The way of interpreting Bram Stoker’s novel as an analogical history of drug addiction it has, in fact, been widely explored over the years. Coppola’s film does not address the issue explicitly, although the choice as the lead of Gary Oldman, until then known above all for his role as the ill-fated Sid Vicious in ‘Sid and Nancy’ (1986), might not have anything to do with it. innocent.
On the thread of transcendence, another interesting aspect of ‘Bram Stoker’s Dracula’ is its status as “Dracula of Draculas”, an adaptation that integrates into itself findings from previous films. There is an obvious trace of Murnau’s apocryphal version and Carl Theodor Dreyer’s ‘Vampyr, the vampire witch’ (1932), starting with its expressionist patina, but also of Browning and Lugosi’s ‘Dracula’, from which he repeats verbatim dialogues. The approach established by ‘Nosferatu’, and perpetuated later, that the character of Renfield (the patient in the asylum) is a superior of Jonathan Harker who started the real estate deal with Dracula and visited the castle in Transylvania beforehand is also preserved here; not so the rule that sunlight kills vampires, which is neither in Bram Stoker’s book nor in Coppola’s film. And a less obvious borrowing, acknowledged by the director, is that of the British telefilm ‘Dracula’ from 1974, with a script by the writer Richard Matheson, who already imagined a Count frustrated by the loss of his beloved and on the lookout for a woman whom consider his reincarnation.
All this also connects with the nostalgic yearnings of Dracula played by Gary Oldmanwho we get to see dressed in a suit based on ‘The Kiss’ (1907-08), the painting by Gustav Klimt that represents Apollo’s attempt to possess the nymph Daphne before she becomes a laurel. The attempts to restore a romantic past that is his lost Arcadia and that he wishes to make eternal are the engine of the story. Thus, the first interaction in the streets of London between the Count and Mina, in whom he is sure to see his deceased Elisabeta, produces an impact similar to that in ‘Vertigo (From the Dead)’ (1958) generated the scene where James Stewart’s character reconstructed Kim Novak’s according to the memory of the woman who obsessed him. The ghostly green that enveloped Novak in that Hitchcock movie is the same one that radiates from the suit worn by Winona Ryder in that urban meeting.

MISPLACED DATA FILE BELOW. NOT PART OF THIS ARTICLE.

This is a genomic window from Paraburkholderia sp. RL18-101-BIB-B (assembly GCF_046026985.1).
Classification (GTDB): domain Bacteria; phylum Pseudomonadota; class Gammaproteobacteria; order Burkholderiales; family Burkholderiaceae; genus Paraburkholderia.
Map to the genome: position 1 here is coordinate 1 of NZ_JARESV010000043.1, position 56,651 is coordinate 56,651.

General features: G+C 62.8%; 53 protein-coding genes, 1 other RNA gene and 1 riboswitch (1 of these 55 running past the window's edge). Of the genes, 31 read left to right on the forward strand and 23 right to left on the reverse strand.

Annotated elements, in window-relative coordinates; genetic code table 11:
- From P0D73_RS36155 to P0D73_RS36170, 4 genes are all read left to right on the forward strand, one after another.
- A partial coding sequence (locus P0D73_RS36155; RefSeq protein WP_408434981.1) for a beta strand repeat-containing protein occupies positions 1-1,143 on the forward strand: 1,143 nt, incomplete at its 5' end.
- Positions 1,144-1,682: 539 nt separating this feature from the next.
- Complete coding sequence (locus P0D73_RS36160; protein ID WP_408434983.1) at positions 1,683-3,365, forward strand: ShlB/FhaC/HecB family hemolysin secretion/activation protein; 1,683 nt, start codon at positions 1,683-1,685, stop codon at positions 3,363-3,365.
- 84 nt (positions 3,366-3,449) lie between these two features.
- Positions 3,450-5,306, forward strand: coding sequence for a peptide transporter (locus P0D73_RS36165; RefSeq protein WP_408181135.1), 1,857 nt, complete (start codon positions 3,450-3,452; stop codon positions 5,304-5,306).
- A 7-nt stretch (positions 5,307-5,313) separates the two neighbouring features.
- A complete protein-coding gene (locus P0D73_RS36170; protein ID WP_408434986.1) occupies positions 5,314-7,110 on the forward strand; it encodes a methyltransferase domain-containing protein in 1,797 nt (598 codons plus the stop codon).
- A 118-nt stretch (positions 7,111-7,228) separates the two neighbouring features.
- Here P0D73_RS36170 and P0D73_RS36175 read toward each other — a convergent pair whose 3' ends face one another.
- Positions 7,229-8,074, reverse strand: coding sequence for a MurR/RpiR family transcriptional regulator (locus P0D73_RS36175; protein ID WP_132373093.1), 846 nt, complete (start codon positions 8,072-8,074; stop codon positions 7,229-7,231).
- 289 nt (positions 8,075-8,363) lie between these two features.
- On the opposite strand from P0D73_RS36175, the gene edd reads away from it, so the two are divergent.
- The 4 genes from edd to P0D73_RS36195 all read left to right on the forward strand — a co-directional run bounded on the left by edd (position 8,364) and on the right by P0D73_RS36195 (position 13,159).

The dead travel fast
The success of ‘Bram Stoker’s Dracula’ was inevitably followed by a renewed wave of vampire cinema. The most singular two-way influence would be that of the author Anne Rice: in the same way that without her best-selling ‘The Vampire Chronicles’ (published since the 70s) the baleful, romantic and existentialist vision of Coppola’s film might not have been the same, It’s hard to imagine that a major study would have approved the risky adaptation of a book like ‘Interview with the Vampire’ (1994) sooner. with Brad Pitt and Tom Cruise, without a precedent of this magnitude. They would have less to see stylistically from ‘Open Till Dawn’ (1994) or ‘A Vampire Loose in Brooklyn’ (1995); and a lot ‘Dracula, a very content and happy dead man’ (1995), direct parody of Mel Brooks with Leslie Nielsen picking up the baton (and hairdo) from Gary Oldman.
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The legacy of Coppola’s ‘Dracula’ also goes through the reinsertion into the canon of an uninhibited erotic charge, until then more typical of minority vampire films or exploitation: everything hidden and suggestive materializes here with little fuss, even with scenes of bestiality. Part of the religious background of the book seems to be preserved in the treatment of the character of Lucy Westenra (Sadie Frost), a “concubine of Satan” in the eyes of Dr. Abraham Van Helsing (Anthony Hopkins), who is presented as much more liberated than other women. from the Victorian era… and is narratively sanctioned for it.
However, it is in Mina’s evolution as a desiring woman, and not as a virtuous and pure couple, that the film strays the furthest from its original source. In addition to finishing giving the romance of Dracula an absolutely nuclear character, the twist allows ‘Bram Stoker’s Dracula’ to distance itself from the anticlimactic ending of the novel, lacking a confrontation, which was already one of the weak points of Tod Browning’s version.
Winona Ryder, whom the issue of the sexual repression of women had first led to an interest in the script and to promote its production offering it to Francis Ford Coppola himself, He fared better in the reviews than his partner Keanu Reeves. Both raised in North America, their fake British accents earned the merit of sounding even more outlandish than Gary Oldman pretending to be from Eastern Europe. Keanu visibly struggles not to end each sentence by saying hesitate [tío]”, wrote journalist Josh Winning sardonically, of Total Film, in reference to the fame that preceded Reeves for his role in the comedy ‘The amazing adventures of Bill and Ted’ (1989).
Although the second half of the film was also criticized for being scattered as a result of its plot licenses and the change in Mina’s character, the place of ‘Bram Stoker’s Dracula’ in modern popular culture currently seems as stable as the foundations of many a Transylvanian castle. Or like the accidental marriage that, thanks to Coppola and his commitment to the cinema verité, Ryder and Reeves got when they got married in front of a real priest of an orthodox church in the scene of the wedding of his characters.